Thursday, 24 July 2014

Lawsuit: SWAT Team Allegedly Injured Innocents, Killed Dog in Raid

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Another child is injured by an overly aggressive SWAT team and their use of seemingly unnecessary force. The mother and her daughter are now suing the SWAT team.

While the woman (who wishes to remain anonymous) was sitting at home alone in her Orange County, California home in 2010, the county sheriff’s SWAT team broke down the door and and “came in shooting,” the complaint alleges.

"I got up and went towards the door and literally once I went towards the door, boom!" the daughter said.

"I was 17. I was 5 feet 2 inches and 100 pounds wet," she said, as quoted by a local TV news channel. "And they came in shooting.”

The lawsuit filed by the women asserts that the police were looking for a family member who did not live at the home when the SWAT team came busting in.

Once inside the house, the SWAT team continued shooting, the women claim, including shooting and killing the family dog. "The dog was startled and ran to the closet, to the room, and when he ran to the room is when they shot him," she said, in the article.

SWAT team members claim the dog “aggressively came toward them.”

The younger woman reports that she was injured by the gunfire, as well. Photos reportedly show wounds on her leg.

According to news reports, the police officers were executing a no-knock warrant in search of a man suspect of dealing drugs. "I said, 'Chris hasn't lived here in weeks, so if you've been surveillancing [sic] my house, why are you here?'" the woman told the news channel.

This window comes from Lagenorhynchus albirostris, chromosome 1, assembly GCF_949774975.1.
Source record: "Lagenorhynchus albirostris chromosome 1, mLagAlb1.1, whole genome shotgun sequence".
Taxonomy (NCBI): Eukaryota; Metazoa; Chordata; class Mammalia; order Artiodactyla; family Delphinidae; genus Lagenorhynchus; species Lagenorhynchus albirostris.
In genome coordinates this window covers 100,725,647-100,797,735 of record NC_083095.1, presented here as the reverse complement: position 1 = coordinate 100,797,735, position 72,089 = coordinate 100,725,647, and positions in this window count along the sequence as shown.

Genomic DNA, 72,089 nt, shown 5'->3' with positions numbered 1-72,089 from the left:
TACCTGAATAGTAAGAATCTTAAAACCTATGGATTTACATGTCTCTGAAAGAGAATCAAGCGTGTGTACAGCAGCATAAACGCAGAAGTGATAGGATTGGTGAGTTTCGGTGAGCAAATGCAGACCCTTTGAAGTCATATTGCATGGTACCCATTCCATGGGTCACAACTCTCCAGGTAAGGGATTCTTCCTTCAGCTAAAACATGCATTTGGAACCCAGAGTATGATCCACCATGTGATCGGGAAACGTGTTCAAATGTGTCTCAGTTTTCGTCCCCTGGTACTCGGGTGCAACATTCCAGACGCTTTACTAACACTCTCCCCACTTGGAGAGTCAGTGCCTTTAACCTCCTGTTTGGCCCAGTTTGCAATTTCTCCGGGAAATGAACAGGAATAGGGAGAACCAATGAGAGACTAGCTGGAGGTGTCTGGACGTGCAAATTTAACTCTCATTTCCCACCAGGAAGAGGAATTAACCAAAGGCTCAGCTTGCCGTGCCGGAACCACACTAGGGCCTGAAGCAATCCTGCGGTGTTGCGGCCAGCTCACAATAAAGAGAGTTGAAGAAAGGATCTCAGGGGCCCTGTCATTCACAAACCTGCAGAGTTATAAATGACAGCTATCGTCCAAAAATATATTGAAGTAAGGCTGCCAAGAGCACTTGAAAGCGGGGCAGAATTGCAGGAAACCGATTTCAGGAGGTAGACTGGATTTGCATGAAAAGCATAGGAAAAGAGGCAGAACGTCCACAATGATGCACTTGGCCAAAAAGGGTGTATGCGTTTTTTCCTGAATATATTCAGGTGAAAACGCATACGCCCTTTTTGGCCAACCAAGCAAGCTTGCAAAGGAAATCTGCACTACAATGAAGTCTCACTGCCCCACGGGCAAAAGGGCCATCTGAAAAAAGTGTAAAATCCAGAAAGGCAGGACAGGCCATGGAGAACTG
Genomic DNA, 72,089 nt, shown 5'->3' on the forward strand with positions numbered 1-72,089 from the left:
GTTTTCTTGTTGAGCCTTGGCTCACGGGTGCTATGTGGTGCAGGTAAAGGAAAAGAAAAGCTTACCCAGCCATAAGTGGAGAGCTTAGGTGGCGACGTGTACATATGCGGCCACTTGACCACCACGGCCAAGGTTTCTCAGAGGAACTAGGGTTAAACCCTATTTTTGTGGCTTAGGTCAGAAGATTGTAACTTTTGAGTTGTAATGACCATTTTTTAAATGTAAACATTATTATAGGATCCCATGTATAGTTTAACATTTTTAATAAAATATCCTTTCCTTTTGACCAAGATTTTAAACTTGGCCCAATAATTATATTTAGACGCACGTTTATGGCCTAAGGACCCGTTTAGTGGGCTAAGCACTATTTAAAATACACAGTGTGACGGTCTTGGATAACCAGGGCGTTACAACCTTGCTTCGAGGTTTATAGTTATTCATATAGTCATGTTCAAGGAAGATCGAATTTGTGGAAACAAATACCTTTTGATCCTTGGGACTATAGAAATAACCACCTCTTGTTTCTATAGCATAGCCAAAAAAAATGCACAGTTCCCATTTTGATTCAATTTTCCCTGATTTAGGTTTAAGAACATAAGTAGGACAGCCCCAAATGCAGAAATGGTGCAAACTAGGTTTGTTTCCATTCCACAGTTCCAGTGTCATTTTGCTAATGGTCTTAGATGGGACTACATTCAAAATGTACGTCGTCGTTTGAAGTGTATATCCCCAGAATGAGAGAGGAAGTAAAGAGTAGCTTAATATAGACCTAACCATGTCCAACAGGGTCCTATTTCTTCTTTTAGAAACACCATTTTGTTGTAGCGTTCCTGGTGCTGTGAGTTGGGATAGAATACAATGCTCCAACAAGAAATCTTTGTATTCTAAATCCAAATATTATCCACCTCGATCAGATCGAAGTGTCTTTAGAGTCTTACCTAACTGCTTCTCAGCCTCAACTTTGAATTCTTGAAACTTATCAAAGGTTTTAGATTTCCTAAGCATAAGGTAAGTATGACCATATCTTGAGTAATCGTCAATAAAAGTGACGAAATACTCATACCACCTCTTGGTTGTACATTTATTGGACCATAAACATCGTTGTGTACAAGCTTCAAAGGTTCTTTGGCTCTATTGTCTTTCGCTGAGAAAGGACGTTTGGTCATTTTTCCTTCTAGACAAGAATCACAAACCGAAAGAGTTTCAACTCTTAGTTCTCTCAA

Upon searching the home, police reportedly found ammunition, but no firearms. Marijuana seeds and some sort of related paraphernalia were also found in a room where the suspect had once slept, according to the report filed by the SWAT team. Sometime after the assault on the home, the suspect was found and arrested, but was released after charges were dropped.

The woman (who was 17 years old at the time of the incident) says she is suing the Orange County Sheriff’s Department for injuries received in the SWAT team raid, injuries from which she still suffers. "My back hurts a lot now even just doing regular stuff," she said. "The very first year was very, very hard for me. I went to a very dark place.”

The Orange County Sheriff’s Office would not comment on the case, as it is currently in litigation. Regardless of the outcome of this lawsuit, the evidence of law-enforcement abuse of power is mounting.

The New American has reported on several such incidents and has pointed out similarities between the weapons and tactics being used by police and the behavior of a “standing army” so despised by our Founding Fathers.

Steadily and speedily, the force of the militarized police is denying citizens the protections of fundamental civil liberties afforded us by the Bill of Rights. While there remain legions of law-enforcement officers devoted to protecting and serving their fellow citizens, the federal government’s proffer of powerful, free or almost free, weapons, vehicles, gear, and tactical training is making the allure of becoming an unofficial branch of the armed forces irresistible.

If the threat of the police becoming a standing army of the sort our forefathers believed to be “inconsistent with liberty” is to be diffused, Americans must not only exercise their right to demand that police recognize their responsibility to abide by the law rather than break it, but we must also fiercely resist every attempt to abridge our right to keep and bear arms while keeping ourselves ready to defend that right against all enemies.

Joe A. Wolverton, II, J.D. is a correspondent for The New American. Follow him on Twitter @TNAJoeWolverton.